Frank's Place: Catholic schools again among nation's best basketball teams
With apologies to Frank Sinatra: When I was sixty-seven, It was a very good year. It was a very good year
With apologies to Frank Sinatra:
When I was sixty-seven,
It was a very good year.
It was a very good year
For Catholic schools
And their basketball teams.
They can't lose, it seems.
And their fans were in heaven,
When I was sixty-seven.
And those three Catholic institutions were not only holding their own with much larger state schools and much wealthier independents, they were each unbeaten, a combined 30-0.
As most Philadelphians know, there's a deep and rich connection here between Catholics and basketball. Whatever the secret is, it's long been evident at their parishes, high schools, and colleges.
And the trend extends far beyond Philadelphia. It's a widespread phenomenon, one that took root soon after football turned obscure Notre Dame into a nationally recognized university. Other Catholic colleges tried to duplicate that transformation. Most, however, were small urban institutions, and the cost of stadiums and big rosters proved onerous. The Depression didn't help, and by the end of World War II many of these same schools either had dropped or de-emphasized football.
They decided instead to focus on basketball.
The switch made enormous sense. Colleges like DePaul, La Salle, Georgetown, and St. John's were located in big cities where basketball tended to enjoy its greatest popularity. These schools already had gymnasiums and the game's other necessities - basketballs, uniforms, backboards - weren't particularly costly.
Before long, the Catholic colleges had developed a feeder system at their parishes and high schools and they began to dominate.
From 1947 through 1963, Catholic institutions won five NCAA championships - Holy Cross (1947), La Salle (1954), San Francisco (1955 and '56), and Loyola of Chicago (1963) - and 10 NIT titles. Their players - La Salle's Tom Gola, DePaul's George Mikan, Holy Cross' Bob Cousy - were the sport's biggest stars.
The culmination of this golden era probably occurred in 1985, when three of the universities in that year's Final Four were Catholic - Villanova, St. John's, and Georgetown.
Throughout America during those postwar decades, investing in and promulgating the sport was Catholic dogma. But somehow, when it came to basketball, the Rev. Thomas P. Dowd was an agnostic.
While Philadelphia-area priests eagerly pointed Baby Boomers to the sport, the stern pastor of Broomall's St. Pius X seemed determined to prevent his parishioners from playing.
St. Pius had a small but suitable gym. It was located behind the school, in a gully directly below the parish rectory. Dowd had been the young parish's first pastor, and that gym its first church. Perhaps because of that history, the building occupied the lone soft spot in the priest's otherwise hard Irish heart.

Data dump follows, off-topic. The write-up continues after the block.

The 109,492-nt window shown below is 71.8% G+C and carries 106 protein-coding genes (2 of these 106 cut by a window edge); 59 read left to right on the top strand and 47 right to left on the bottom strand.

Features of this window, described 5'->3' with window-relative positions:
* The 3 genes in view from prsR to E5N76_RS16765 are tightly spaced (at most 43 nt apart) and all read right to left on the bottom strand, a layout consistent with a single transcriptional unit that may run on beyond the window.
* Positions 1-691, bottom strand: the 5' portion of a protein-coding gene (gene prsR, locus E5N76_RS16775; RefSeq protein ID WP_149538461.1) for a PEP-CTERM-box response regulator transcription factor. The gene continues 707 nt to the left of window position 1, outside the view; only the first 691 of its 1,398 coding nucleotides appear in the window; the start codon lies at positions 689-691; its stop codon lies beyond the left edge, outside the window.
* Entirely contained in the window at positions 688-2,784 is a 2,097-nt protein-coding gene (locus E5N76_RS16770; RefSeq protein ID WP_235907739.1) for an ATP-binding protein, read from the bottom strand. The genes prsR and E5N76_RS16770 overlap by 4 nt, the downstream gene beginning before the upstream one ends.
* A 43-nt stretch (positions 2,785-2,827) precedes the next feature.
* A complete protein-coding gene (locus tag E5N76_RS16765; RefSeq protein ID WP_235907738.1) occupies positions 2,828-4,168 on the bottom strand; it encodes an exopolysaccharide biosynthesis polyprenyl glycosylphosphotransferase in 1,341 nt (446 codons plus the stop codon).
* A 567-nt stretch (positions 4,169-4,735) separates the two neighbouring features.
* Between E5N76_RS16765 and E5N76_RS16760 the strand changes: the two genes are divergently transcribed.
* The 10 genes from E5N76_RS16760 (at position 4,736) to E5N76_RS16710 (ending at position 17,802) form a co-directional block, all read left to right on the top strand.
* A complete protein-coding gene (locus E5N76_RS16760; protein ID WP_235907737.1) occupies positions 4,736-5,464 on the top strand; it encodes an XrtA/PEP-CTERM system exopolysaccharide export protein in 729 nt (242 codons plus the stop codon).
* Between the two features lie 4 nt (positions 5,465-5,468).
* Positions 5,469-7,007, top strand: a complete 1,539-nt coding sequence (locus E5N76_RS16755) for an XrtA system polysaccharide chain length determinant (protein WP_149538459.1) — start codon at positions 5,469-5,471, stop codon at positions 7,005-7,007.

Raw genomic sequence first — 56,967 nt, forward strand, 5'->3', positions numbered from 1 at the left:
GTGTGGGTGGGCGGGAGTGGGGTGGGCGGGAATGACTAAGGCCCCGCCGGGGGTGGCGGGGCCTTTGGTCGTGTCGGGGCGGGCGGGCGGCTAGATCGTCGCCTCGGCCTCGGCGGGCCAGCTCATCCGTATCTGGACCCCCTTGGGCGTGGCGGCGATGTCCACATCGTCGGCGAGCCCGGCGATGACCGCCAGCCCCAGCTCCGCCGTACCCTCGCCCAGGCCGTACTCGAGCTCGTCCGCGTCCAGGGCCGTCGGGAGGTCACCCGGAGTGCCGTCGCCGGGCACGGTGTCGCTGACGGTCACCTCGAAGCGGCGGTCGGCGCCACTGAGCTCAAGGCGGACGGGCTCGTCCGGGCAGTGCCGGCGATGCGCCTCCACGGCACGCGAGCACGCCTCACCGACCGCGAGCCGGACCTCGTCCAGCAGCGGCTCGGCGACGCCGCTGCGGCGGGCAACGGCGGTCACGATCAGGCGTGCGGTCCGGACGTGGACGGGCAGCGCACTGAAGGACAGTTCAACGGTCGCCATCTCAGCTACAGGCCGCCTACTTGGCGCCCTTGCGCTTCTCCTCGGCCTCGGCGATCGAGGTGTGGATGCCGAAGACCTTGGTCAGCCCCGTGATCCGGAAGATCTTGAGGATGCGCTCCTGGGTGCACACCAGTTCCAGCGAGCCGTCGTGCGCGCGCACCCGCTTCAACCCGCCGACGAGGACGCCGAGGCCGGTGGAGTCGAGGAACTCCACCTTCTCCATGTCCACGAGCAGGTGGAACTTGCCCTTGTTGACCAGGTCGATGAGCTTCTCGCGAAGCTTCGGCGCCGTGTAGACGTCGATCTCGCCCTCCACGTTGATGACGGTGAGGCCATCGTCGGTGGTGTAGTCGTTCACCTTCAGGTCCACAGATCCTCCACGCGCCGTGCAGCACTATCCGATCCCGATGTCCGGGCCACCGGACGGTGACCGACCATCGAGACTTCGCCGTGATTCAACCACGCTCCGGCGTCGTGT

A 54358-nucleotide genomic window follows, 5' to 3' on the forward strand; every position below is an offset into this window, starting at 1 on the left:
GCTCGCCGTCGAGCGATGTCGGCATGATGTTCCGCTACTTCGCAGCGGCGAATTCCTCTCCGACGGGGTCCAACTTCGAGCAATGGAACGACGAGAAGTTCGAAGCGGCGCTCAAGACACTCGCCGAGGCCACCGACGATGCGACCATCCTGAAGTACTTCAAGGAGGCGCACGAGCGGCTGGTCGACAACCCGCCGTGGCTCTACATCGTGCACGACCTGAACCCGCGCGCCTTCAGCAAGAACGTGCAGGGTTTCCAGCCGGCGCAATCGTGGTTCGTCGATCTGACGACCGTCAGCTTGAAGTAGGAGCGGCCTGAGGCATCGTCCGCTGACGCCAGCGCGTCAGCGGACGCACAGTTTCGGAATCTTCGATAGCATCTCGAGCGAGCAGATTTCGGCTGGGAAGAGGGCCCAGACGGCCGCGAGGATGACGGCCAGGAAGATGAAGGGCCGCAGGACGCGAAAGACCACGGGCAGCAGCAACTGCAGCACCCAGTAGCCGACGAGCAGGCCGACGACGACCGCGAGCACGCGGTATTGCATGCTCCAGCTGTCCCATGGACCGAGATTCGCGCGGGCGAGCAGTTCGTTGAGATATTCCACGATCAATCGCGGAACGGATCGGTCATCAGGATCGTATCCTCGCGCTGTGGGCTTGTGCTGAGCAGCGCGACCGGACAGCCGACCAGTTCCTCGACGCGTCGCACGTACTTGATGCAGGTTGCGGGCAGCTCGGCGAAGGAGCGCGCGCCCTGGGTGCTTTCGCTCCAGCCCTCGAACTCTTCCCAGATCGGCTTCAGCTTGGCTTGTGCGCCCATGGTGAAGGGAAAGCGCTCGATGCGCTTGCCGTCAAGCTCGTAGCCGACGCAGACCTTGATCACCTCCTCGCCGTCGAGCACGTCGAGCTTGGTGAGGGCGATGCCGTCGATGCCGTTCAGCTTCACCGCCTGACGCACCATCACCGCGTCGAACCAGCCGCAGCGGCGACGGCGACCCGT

It was his shrine, his obsession. Its linoleum floors were always polished to a lustrous sheen. Its doors were always locked. He seemed happiest when it was clean and empty.
Dowd didn't see the incongruity - a basketball gym where basketball was rarely played.
Reluctantly, with the enormous set of keys affixed to his cassock, he would occasionally open it up for sodality meetings, for scout functions or - but only when the schedule demanded it - for our school basketball team's games.
After those games, you'd often see Dowd, mop in hand, searching for scuff marks.
But the gym was most often vacant, and, monitoring it constantly from his vantage point in the hilltop rectory, the priest made sure it stayed that way.
For hoops-crazed kids like us, that unused gym was a cruel tease, especially in winter, when outdoor options were limited.
And so, on one particularly desperate December day, during Christmas break, we took the risk. A scout watched the rectory while, one by one, we slithered through a tiny window that we'd forced open. Once inside, we indulged our basketball fantasies, pausing only to partake of the bottled Cokes that were stored in an adjacent kitchen.
It was heaven, for a short while. The problem was we underestimated the noise produced by a half-dozen kids and a basketball bouncing on rock-hard, polished linoleum.
Sure enough, the front door swung open and there, clad in black and looming like a vision of death, stood an obviously irritated Dowd.
Everyone scattered, but I was too slow. He grabbed my collar and took me outside, pausing as he did to relock and double-check the door.
Leading me up to the rectory, he phoned my father. How ridiculous that conversation must have been.
"Mr. Fitzpatrick? This is Father Dowd. I've got your son, Frank, here at the rectory. I caught him playing basketball in the gym."
While we waited for him, Dowd permitted himself a satisfied smile. His vigilance had spared the shrine further defilement.
It shouldn't be a surprise that among all the Catholic basketball talent developed in Delaware County back then, little came from St. Pius. The school teams I played on in seventh and eighth grades, limited to one or two practices a week, were awful.
Not until years later did the parish blossom as a basketball school.
It was, as I recall, soon after Dowd retired.